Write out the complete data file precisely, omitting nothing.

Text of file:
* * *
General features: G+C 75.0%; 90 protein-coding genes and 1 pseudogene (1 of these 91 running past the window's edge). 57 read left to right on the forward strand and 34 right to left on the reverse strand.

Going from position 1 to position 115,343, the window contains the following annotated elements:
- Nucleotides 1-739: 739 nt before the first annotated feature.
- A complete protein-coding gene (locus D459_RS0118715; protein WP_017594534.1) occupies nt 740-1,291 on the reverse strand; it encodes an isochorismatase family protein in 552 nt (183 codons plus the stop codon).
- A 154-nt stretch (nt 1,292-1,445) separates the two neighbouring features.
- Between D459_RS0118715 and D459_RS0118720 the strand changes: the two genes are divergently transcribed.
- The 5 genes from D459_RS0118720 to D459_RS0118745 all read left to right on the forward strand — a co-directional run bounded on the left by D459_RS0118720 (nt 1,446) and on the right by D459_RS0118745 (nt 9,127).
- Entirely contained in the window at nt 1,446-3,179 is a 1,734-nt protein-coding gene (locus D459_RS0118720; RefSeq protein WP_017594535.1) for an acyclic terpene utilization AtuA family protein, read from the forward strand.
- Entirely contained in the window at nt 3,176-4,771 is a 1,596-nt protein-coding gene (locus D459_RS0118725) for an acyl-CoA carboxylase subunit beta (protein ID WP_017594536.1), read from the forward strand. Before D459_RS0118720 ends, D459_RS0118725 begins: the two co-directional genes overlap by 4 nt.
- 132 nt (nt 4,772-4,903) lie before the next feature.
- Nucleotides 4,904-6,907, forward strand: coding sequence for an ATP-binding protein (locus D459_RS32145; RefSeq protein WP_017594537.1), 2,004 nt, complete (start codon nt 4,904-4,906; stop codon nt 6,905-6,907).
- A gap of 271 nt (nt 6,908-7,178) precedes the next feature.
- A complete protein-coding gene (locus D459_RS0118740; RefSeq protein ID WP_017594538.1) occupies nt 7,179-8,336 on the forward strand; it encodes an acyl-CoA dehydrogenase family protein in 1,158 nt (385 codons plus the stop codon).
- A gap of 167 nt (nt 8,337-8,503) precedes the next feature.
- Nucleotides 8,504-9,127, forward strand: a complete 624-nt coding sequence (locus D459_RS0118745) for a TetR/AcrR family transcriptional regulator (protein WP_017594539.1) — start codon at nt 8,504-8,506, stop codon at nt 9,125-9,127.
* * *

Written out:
General features: G+C 75.0%; 90 protein-coding genes and 1 pseudogene (1 of these 91 running past the window's edge). 57 read left to right on the forward strand and 34 right to left on the reverse strand.

Going from position 1 to position 115,343, the window contains the following annotated elements:
- Nucleotides 1-739: 739 nt before the first annotated feature.
- A complete protein-coding gene (locus D459_RS0118715; protein WP_017594534.1) occupies nt 740-1,291 on the reverse strand; it encodes an isochorismatase family protein in 552 nt (183 codons plus the stop codon).
- A 154-nt stretch (nt 1,292-1,445) separates the two neighbouring features.
- Between D459_RS0118715 and D459_RS0118720 the strand changes: the two genes are divergently transcribed.
- The 5 genes from D459_RS0118720 to D459_RS0118745 all read left to right on the forward strand — a co-directional run bounded on the left by D459_RS0118720 (nt 1,446) and on the right by D459_RS0118745 (nt 9,127).
- Entirely contained in the window at nt 1,446-3,179 is a 1,734-nt protein-coding gene (locus D459_RS0118720; RefSeq protein WP_017594535.1) for an acyclic terpene utilization AtuA family protein, read from the forward strand.
- Entirely contained in the window at nt 3,176-4,771 is a 1,596-nt protein-coding gene (locus D459_RS0118725) for an acyl-CoA carboxylase subunit beta (protein ID WP_017594536.1), read from the forward strand. Before D459_RS0118720 ends, D459_RS0118725 begins: the two co-directional genes overlap by 4 nt.
- 132 nt (nt 4,772-4,903) lie before the next feature.
- Nucleotides 4,904-6,907, forward strand: coding sequence for an ATP-binding protein (locus D459_RS32145; RefSeq protein WP_017594537.1), 2,004 nt, complete (start codon nt 4,904-4,906; stop codon nt 6,905-6,907).
- A gap of 271 nt (nt 6,908-7,178) precedes the next feature.
- A complete protein-coding gene (locus D459_RS0118740; RefSeq protein ID WP_017594538.1) occupies nt 7,179-8,336 on the forward strand; it encodes an acyl-CoA dehydrogenase family protein in 1,158 nt (385 codons plus the stop codon).
- A gap of 167 nt (nt 8,337-8,503) precedes the next feature.
- Nucleotides 8,504-9,127, forward strand: a complete 624-nt coding sequence (locus D459_RS0118745) for a TetR/AcrR family transcriptional regulator (protein WP_017594539.1) — start codon at nt 8,504-8,506, stop codon at nt 9,125-9,127.